Satoko Fujii's Nagoya edition of her creative big band is very different than versions headlined by musicians in Tokyo, Kobe, and New York City. She does not play piano and uses no surrogate, employs younger musicians including electric guitarist Yasuhiro Usui, and embraces a stance that is closer to the post-Jimi Hendrix Gil Evans Orchestra. Rock & roll is definitely a big element, as well as horns that shout out for attention, while the dynamic content can be even more unleashed. Trumpeter Natsuki Tamura also seems to have a firmer musical role, as Fujii only conducts the 15-piece band through original material contributed by the aforementioned musicians. Usui contributes pieces with a heavy metal facade as on "Kondo Star," but a tambourine and mbira introduction suggests African tribal music, then morphs into light chant vocals and Tai-chi movements before entering into a frenzied area fired up by Hisamine Kondo's amazing power and glory drumming. The guitarist's other piece, "Eaves," runs themes in 4/4 and 5/4 time via fluid and slinky melodies to fast free bop pacings setting off Tamura and the four-piece trumpet section, while Tamura's powerhouse composition "Gogaku" rams the rock bass drum beat and smokin' guitar sound into a brick wall, an unexpected twist for Fujii's fans. "Blueprint" is a juggernaut of a hard rock big-band tune further emphasizing this merging approach in Fujii's repertoire, a very precise chart where spiky, fiery horn lines are snuffed out by ghostly group vocals. The slow building volume and momentum of "Sankaku" turns nightmarish, then goes skulking in detective movie music mode, eventually stomping down the bad guys. Short horn choruses shifting back and forth between bass and drums during "Shogetu" and some impressive solos really identify the late period Gil Evans influence, as rock and jazz languages battle for supremacy. Then there's the title track, again in a cinematic style, foreboding yet wide-eyed. As much as the orchestra has become Fujii's main instrument for expressing her expanded viewpoint, Sanrei is yet another energetic example of her wellspring of ideas far removed from convention, and not nearly at the tipping point of her incredible originality.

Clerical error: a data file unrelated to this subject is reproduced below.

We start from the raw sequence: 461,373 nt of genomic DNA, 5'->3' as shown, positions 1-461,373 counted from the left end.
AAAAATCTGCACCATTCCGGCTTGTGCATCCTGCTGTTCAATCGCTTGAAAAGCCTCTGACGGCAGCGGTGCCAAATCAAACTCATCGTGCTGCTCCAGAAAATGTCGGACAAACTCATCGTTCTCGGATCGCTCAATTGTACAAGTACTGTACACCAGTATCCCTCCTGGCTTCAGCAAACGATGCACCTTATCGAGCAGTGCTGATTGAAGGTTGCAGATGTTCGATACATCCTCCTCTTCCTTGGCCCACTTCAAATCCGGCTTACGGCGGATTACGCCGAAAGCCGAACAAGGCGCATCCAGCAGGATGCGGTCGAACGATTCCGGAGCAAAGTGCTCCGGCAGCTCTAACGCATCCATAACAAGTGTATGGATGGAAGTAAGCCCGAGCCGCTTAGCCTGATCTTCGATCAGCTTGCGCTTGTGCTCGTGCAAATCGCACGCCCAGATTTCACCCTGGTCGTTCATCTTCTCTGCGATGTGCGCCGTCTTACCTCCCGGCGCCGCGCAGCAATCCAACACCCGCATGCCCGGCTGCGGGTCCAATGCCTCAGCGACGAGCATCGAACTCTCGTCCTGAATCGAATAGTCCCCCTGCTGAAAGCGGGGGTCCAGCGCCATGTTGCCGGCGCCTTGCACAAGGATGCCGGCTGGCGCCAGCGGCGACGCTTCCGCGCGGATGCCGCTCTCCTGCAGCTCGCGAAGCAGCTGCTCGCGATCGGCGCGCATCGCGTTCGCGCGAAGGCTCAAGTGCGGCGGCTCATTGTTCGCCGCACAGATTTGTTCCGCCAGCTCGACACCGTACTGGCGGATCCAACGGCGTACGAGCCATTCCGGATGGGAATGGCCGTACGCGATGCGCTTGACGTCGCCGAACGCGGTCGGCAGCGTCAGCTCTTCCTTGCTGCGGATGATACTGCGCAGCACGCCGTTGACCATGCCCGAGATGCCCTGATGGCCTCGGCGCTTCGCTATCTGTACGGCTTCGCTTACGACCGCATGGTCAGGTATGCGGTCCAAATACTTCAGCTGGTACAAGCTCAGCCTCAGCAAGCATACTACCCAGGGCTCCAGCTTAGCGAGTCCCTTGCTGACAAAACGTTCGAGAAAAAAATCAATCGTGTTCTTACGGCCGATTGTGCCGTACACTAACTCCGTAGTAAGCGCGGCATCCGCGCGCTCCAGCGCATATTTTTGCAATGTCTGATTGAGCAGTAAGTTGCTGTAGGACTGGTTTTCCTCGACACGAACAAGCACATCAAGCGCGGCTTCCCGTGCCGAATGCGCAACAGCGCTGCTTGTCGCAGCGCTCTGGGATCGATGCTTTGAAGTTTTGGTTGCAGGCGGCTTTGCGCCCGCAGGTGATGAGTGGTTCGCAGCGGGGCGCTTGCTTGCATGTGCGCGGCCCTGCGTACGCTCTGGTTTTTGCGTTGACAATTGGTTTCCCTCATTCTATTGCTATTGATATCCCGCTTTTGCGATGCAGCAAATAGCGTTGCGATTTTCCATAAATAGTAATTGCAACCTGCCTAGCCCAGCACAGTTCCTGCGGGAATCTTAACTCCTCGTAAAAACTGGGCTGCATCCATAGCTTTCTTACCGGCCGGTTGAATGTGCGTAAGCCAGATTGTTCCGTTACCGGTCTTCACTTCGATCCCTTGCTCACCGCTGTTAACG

AllMusic Review by Michael G. Nastos